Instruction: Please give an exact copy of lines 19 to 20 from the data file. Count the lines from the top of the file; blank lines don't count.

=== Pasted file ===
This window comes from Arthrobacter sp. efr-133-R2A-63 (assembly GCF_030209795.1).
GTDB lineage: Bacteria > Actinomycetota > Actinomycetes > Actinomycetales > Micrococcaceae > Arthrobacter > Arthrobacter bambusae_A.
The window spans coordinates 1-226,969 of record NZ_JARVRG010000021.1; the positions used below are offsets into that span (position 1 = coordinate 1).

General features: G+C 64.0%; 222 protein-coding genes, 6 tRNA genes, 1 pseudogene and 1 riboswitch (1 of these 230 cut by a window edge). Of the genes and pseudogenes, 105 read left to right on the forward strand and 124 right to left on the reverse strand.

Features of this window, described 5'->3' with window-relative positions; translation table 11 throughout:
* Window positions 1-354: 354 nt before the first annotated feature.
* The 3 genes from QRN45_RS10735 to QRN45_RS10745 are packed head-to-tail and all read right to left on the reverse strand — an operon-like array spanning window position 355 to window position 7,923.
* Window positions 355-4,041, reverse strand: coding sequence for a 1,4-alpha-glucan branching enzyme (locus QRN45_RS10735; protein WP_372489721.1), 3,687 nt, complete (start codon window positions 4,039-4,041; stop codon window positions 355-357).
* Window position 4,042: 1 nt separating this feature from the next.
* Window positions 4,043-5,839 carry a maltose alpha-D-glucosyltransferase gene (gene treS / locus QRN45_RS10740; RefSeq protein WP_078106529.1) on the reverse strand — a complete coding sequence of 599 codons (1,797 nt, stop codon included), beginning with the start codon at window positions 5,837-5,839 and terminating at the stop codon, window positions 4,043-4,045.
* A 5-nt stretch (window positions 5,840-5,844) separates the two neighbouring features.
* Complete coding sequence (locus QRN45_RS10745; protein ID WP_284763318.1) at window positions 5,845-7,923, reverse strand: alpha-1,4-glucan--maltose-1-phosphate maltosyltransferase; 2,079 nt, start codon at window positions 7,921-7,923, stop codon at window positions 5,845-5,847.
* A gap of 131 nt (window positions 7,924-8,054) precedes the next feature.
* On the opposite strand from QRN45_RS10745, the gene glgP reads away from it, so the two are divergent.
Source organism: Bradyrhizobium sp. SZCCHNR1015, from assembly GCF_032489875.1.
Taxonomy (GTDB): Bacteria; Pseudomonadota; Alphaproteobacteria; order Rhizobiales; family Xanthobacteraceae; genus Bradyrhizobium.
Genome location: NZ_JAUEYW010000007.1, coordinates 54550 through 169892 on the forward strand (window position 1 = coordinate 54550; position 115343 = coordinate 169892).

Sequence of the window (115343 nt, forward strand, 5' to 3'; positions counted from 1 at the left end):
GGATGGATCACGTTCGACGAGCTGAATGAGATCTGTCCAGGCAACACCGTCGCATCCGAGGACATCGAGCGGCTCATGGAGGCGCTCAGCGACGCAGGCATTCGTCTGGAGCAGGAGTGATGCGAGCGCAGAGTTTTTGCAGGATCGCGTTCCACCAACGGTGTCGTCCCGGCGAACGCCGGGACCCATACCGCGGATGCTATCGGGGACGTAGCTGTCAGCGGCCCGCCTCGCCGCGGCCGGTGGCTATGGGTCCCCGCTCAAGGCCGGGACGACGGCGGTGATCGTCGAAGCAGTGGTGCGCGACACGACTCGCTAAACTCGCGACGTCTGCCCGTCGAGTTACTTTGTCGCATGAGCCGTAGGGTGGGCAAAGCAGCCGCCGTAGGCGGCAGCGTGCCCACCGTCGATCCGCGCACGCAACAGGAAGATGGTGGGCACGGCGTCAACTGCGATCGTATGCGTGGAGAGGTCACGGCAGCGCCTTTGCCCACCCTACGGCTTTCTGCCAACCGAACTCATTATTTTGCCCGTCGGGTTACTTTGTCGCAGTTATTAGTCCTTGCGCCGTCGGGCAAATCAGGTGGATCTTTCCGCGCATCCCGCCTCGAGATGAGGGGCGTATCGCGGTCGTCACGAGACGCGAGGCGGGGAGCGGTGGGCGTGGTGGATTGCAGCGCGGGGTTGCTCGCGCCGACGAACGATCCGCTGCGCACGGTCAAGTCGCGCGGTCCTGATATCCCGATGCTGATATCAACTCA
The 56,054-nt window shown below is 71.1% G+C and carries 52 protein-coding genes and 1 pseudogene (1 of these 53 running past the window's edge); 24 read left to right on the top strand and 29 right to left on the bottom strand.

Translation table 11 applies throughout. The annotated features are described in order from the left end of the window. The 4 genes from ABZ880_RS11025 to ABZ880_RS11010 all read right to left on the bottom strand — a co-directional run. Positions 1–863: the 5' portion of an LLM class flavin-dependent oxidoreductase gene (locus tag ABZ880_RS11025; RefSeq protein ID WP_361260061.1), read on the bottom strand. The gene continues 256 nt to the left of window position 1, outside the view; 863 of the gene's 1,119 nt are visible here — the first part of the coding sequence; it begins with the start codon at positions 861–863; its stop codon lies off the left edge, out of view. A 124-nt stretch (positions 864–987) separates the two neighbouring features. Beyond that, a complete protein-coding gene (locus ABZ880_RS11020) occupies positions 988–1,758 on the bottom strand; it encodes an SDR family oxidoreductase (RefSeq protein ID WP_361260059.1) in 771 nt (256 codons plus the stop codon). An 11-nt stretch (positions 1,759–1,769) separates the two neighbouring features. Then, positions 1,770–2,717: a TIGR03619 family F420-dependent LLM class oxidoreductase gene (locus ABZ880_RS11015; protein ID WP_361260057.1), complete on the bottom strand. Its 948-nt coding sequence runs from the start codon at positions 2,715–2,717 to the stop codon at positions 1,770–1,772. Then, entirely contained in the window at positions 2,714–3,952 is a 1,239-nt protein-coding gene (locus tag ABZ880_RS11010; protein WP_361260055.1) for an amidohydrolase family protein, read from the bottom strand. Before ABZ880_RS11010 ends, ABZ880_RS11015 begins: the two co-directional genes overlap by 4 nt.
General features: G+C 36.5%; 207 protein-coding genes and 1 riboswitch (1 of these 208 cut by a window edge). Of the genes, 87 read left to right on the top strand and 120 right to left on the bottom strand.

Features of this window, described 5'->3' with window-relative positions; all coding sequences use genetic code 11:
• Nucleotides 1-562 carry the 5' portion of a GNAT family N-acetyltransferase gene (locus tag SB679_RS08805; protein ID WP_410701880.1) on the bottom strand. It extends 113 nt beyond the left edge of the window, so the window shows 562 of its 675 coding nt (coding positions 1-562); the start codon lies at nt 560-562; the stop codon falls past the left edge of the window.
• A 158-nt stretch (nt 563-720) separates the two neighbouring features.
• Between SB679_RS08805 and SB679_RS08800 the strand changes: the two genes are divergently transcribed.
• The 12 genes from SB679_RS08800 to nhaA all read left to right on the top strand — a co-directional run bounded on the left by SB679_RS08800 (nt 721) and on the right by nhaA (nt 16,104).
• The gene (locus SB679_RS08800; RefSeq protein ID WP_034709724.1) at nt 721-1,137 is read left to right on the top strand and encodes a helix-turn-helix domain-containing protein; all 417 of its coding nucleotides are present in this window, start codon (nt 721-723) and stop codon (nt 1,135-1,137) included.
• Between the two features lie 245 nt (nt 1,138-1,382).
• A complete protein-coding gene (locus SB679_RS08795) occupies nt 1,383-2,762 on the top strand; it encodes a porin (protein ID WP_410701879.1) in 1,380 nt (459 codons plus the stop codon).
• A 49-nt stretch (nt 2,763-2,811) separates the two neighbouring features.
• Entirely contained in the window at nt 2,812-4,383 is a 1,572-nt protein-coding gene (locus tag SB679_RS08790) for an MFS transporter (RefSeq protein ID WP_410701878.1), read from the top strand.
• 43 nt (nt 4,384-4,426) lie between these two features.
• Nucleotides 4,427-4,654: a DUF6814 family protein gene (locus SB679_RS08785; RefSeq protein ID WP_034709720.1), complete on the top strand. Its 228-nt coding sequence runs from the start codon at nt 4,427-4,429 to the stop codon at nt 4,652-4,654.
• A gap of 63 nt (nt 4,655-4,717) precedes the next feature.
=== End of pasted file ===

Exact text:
GGATGGATCACGTTCGACGAGCTGAATGAGATCTGTCCAGGCAACACCGTCGCATCCGAGGACATCGAGCGGCTCATGGAGGCGCTCAGCGACGCAGGCATTCGTCTGGAGCAGGAGTGATGCGAGCGCAGAGTTTTTGCAGGATCGCGTTCCACCAACGGTGTCGTCCCGGCGAACGCCGGGACCCATACCGCGGATGCTATCGGGGACGTAGCTGTCAGCGGCCCGCCTCGCCGCGGCCGGTGGCTATGGGTCCCCGCTCAAGGCCGGGACGACGGCGGTGATCGTCGAAGCAGTGGTGCGCGACACGACTCGCTAAACTCGCGACGTCTGCCCGTCGAGTTACTTTGTCGCATGAGCCGTAGGGTGGGCAAAGCAGCCGCCGTAGGCGGCAGCGTGCCCACCGTCGATCCGCGCACGCAACAGGAAGATGGTGGGCACGGCGTCAACTGCGATCGTATGCGTGGAGAGGTCACGGCAGCGCCTTTGCCCACCCTACGGCTTTCTGCCAACCGAACTCATTATTTTGCCCGTCGGGTTACTTTGTCGCAGTTATTAGTCCTTGCGCCGTCGGGCAAATCAGGTGGATCTTTCCGCGCATCCCGCCTCGAGATGAGGGGCGTATCGCGGTCGTCACGAGACGCGAGGCGGGGAGCGGTGGGCGTGGTGGATTGCAGCGCGGGGTTGCTCGCGCCGACGAACGATCCGCTGCGCACGGTCAAGTCGCGCGGTCCTGATATCCCGATGCTGATATCAACTCA
The 56,054-nt window shown below is 71.1% G+C and carries 52 protein-coding genes and 1 pseudogene (1 of these 53 running past the window's edge); 24 read left to right on the top strand and 29 right to left on the bottom strand.